It is better to begin with a more detailed trip from one of the most remarkable places both of the lake and of its daughter – the Angara, – with the Shaman Stone lying at the source of this river. A lot of people know the legend about the miraculous appearance of the stone, with the help of which the old Baikal tried to intercept his restive and beautiful daughter, who wanted to run away to the handsome Yenisei behind his back.
Under the close guarding of her father, the Angara felt herself an involuntary recluse, prayed with all her heart to the heavenly forces about her liberation.
"Oh, the Tengerian Gods,
Please, take pity on the captive soul
Do not be strict and severe
To me, surrounded by rocks.
Do you understand that my youth is pushed
To the grave by the Baikal’s taboos ...
Oh, give me courage and strength
To ruin the wall of rocks ...”
Many people know the legend, but few of them know that the stone is famous not only and not just for this legendary past, but also for the fact that it served as a haven for cult worship rituals of the Buryat shamans. Even more interesting is that it was a sort of "sacramental" place where people who had been suspected in lying or cheating (especially infidel wives), were sent to be punished. It was believed that a person uttering a lie must be punished for his sin on this stone. Important evidence about these facts can be found in works of G.F. Miller – a German historian, who wrote about Siberia in the 18 century. On the basis of the Buryat beliefs he wrote about the so called Aiechu-tscholo – “a cliff which makes startle" in the Angara source. He noted that this and similar places "are granted in such a way that a person accused of a crime and who wanted to prove his innocence, has to come up to such a rock and grasp it with both hands, being firmly convinced that if he swears falsely, he will certainly die".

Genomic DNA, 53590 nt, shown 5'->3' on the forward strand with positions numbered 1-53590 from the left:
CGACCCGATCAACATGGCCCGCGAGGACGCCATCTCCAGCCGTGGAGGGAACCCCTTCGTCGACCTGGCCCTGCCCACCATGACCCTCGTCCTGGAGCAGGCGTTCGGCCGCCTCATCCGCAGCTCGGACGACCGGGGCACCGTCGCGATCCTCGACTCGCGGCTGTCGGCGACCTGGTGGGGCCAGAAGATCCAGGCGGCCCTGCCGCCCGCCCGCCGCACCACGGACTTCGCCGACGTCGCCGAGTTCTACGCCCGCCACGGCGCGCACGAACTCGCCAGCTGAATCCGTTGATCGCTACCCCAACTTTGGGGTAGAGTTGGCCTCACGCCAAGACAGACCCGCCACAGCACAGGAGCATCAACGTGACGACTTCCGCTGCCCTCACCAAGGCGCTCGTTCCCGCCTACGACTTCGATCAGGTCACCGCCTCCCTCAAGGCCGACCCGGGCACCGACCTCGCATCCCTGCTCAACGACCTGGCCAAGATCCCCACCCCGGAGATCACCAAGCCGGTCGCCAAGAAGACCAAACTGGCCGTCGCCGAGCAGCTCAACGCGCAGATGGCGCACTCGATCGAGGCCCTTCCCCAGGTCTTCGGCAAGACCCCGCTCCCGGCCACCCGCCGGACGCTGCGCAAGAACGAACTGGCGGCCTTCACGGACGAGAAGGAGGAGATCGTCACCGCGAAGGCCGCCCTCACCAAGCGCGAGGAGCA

As some researchers suppose, the legend of the unnatural change of place by the shamanic stone is a testament that in the earliest times ancient people could witness some geological hazards on the shores of Lake Baikal. In particular, this applies to catastrophes in which new drains appeared from the lake and old drains were overlapped, for example, in the Kultuk or Buguldeika areas (see the material about these areas).
In 1972 near the Shamanic Stone there appeared one more monument – a memorable for Irkutsk citizens’ place. It is a stone obelisk on the bank of the Angara source, established close to the place where the famous Russian thirty-five year old playwright Alexander Vampilov died. He was half Russian and half Buryat; he drowned here, unable to cope with the cold water of the Angara. Having foreseen his own fate once he wrote in his diary: “I will never be old”.
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